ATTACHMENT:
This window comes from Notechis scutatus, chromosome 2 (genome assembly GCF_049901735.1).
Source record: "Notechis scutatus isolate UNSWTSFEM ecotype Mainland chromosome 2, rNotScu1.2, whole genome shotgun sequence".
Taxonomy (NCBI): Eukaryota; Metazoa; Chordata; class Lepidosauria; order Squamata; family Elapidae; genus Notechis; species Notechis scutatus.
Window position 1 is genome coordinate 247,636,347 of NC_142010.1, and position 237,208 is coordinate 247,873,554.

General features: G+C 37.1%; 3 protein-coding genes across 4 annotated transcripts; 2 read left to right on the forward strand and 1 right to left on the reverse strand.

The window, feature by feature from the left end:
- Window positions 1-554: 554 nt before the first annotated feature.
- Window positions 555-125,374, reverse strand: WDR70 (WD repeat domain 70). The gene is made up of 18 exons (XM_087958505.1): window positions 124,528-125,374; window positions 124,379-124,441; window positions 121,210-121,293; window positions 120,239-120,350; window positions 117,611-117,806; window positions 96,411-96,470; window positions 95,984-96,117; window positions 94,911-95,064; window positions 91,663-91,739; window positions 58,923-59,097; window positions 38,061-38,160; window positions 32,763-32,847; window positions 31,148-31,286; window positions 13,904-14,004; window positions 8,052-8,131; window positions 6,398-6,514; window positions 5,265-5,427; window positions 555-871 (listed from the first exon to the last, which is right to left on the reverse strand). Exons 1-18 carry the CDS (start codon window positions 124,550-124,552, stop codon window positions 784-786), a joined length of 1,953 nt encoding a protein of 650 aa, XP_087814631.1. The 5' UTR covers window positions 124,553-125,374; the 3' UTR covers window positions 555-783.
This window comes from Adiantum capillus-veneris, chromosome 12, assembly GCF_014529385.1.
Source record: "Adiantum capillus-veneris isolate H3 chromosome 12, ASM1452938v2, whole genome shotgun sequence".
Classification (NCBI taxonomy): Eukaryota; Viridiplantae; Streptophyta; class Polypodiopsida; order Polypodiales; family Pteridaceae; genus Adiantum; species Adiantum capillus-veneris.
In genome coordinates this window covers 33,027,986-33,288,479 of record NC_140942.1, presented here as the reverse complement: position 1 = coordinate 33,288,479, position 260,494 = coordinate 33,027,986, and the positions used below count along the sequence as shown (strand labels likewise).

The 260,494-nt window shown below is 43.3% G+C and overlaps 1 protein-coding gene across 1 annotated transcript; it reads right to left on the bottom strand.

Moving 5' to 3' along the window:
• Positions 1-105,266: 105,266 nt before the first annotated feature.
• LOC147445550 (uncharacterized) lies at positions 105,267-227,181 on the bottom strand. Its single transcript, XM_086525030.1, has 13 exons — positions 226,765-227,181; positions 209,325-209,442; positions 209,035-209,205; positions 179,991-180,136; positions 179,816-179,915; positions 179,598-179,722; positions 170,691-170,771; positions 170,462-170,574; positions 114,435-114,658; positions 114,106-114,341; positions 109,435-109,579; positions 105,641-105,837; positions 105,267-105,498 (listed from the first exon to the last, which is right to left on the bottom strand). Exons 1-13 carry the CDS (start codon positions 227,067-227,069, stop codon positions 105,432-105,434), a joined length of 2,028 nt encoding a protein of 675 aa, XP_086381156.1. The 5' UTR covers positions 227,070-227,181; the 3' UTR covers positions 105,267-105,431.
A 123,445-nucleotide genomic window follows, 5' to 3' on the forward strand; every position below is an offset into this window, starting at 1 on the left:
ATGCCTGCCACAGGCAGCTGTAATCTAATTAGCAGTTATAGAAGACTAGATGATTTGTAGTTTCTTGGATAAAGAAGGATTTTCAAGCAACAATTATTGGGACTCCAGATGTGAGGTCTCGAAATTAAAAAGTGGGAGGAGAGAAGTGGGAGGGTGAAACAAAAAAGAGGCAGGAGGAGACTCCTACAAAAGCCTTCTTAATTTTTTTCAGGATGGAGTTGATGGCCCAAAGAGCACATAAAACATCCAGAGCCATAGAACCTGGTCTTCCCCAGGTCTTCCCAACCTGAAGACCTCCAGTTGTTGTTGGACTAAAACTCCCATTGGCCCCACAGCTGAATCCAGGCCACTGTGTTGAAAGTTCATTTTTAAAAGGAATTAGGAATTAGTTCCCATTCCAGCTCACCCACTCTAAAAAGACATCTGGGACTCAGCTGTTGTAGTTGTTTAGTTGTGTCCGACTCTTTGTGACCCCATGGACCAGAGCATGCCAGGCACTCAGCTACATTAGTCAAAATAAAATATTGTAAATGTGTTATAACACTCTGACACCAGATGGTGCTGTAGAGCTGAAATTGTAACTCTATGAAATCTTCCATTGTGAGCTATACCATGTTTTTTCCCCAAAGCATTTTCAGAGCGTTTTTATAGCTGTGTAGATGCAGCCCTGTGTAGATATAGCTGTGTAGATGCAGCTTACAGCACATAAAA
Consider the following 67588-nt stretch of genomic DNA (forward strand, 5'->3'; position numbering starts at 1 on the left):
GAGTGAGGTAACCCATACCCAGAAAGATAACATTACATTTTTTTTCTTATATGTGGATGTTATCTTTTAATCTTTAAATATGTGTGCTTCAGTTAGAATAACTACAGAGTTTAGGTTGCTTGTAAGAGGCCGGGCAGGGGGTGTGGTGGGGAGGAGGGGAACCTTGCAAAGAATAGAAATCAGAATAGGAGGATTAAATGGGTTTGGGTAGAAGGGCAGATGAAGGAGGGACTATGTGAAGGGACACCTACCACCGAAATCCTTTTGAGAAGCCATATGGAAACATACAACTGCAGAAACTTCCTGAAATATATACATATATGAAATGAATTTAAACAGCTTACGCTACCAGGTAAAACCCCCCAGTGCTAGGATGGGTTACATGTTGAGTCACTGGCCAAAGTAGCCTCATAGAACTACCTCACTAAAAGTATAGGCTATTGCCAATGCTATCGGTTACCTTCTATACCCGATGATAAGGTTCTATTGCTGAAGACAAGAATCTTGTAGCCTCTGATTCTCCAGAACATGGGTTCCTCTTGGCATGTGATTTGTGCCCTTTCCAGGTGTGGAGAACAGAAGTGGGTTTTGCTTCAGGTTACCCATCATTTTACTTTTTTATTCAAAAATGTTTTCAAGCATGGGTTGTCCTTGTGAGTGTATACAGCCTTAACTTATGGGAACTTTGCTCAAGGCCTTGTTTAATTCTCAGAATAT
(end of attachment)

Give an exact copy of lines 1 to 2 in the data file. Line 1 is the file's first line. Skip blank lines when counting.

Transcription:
This window comes from Notechis scutatus, chromosome 2 (genome assembly GCF_049901735.1).
Source record: "Notechis scutatus isolate UNSWTSFEM ecotype Mainland chromosome 2, rNotScu1.2, whole genome shotgun sequence".